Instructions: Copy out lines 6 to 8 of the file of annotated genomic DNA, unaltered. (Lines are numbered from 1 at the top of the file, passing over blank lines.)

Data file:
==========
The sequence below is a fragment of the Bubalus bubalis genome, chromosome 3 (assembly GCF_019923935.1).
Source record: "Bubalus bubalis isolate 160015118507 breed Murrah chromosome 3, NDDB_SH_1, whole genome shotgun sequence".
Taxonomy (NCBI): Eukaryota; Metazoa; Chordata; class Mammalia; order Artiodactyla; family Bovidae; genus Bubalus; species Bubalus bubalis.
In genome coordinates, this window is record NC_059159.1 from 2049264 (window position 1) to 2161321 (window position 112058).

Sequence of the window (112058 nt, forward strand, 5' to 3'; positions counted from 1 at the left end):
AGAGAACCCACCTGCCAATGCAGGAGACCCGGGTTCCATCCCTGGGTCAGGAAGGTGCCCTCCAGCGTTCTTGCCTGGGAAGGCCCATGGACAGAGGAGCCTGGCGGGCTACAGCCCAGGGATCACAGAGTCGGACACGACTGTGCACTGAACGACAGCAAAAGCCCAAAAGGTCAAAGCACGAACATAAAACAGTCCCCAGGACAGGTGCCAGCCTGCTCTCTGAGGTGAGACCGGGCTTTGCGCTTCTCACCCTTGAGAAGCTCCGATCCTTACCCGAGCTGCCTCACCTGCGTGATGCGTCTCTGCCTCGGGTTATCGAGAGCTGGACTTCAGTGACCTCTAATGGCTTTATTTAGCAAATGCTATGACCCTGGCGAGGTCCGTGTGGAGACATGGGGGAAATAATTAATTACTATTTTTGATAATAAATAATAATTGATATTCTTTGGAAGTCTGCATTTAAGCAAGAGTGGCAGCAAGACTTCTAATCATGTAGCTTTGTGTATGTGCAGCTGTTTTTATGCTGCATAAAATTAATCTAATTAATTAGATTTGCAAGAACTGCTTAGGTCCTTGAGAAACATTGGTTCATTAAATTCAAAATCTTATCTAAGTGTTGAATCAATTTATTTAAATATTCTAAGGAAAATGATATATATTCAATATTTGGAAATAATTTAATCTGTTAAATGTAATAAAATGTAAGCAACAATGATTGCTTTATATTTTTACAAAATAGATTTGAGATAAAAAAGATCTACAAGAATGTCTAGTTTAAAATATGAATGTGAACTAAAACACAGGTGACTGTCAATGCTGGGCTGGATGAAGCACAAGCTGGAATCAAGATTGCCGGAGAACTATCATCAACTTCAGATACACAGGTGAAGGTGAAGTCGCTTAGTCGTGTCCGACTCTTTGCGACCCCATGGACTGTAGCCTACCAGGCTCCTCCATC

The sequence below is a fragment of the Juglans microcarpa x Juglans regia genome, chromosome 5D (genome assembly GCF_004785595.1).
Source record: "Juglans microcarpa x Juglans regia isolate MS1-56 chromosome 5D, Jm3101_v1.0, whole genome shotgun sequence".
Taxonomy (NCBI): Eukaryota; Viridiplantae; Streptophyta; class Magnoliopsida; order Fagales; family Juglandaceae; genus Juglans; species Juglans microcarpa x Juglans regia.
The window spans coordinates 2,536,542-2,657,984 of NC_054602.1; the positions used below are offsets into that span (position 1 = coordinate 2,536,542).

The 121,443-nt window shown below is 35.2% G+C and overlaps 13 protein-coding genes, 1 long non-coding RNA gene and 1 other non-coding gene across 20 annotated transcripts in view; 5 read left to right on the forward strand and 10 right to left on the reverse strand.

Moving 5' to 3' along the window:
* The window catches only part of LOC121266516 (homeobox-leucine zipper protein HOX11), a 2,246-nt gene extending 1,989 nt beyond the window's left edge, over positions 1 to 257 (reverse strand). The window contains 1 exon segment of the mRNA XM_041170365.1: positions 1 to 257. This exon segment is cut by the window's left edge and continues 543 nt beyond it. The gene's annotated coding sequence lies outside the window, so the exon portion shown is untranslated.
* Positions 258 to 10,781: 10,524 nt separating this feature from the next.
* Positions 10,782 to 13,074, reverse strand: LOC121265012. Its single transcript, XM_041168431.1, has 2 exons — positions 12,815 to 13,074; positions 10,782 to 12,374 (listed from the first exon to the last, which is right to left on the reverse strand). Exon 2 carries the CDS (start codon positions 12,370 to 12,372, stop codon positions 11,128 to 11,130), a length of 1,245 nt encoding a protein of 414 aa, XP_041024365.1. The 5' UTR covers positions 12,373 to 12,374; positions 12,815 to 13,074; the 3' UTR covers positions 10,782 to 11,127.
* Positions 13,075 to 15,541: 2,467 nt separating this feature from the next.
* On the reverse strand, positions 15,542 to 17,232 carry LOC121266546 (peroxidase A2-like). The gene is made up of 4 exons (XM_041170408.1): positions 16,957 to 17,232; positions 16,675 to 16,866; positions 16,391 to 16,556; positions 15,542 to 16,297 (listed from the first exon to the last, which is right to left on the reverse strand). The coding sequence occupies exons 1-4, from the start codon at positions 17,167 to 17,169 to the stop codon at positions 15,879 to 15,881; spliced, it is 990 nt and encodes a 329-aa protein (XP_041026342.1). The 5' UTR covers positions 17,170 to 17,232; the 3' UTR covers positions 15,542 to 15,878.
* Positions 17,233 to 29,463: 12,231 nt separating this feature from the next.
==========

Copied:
AGAGAACCCACCTGCCAATGCAGGAGACCCGGGTTCCATCCCTGGGTCAGGAAGGTGCCCTCCAGCGTTCTTGCCTGGGAAGGCCCATGGACAGAGGAGCCTGGCGGGCTACAGCCCAGGGATCACAGAGTCGGACACGACTGTGCACTGAACGACAGCAAAAGCCCAAAAGGTCAAAGCACGAACATAAAACAGTCCCCAGGACAGGTGCCAGCCTGCTCTCTGAGGTGAGACCGGGCTTTGCGCTTCTCACCCTTGAGAAGCTCCGATCCTTACCCGAGCTGCCTCACCTGCGTGATGCGTCTCTGCCTCGGGTTATCGAGAGCTGGACTTCAGTGACCTCTAATGGCTTTATTTAGCAAATGCTATGACCCTGGCGAGGTCCGTGTGGAGACATGGGGGAAATAATTAATTACTATTTTTGATAATAAATAATAATTGATATTCTTTGGAAGTCTGCATTTAAGCAAGAGTGGCAGCAAGACTTCTAATCATGTAGCTTTGTGTATGTGCAGCTGTTTTTATGCTGCATAAAATTAATCTAATTAATTAGATTTGCAAGAACTGCTTAGGTCCTTGAGAAACATTGGTTCATTAAATTCAAAATCTTATCTAAGTGTTGAATCAATTTATTTAAATATTCTAAGGAAAATGATATATATTCAATATTTGGAAATAATTTAATCTGTTAAATGTAATAAAATGTAAGCAACAATGATTGCTTTATATTTTTACAAAATAGATTTGAGATAAAAAAGATCTACAAGAATGTCTAGTTTAAAATATGAATGTGAACTAAAACACAGGTGACTGTCAATGCTGGGCTGGATGAAGCACAAGCTGGAATCAAGATTGCCGGAGAACTATCATCAACTTCAGATACACAGGTGAAGGTGAAGTCGCTTAGTCGTGTCCGACTCTTTGCGACCCCATGGACTGTAGCCTACCAGGCTCCTCCATC

The sequence below is a fragment of the Juglans microcarpa x Juglans regia genome, chromosome 5D (genome assembly GCF_004785595.1).
Source record: "Juglans microcarpa x Juglans regia isolate MS1-56 chromosome 5D, Jm3101_v1.0, whole genome shotgun sequence".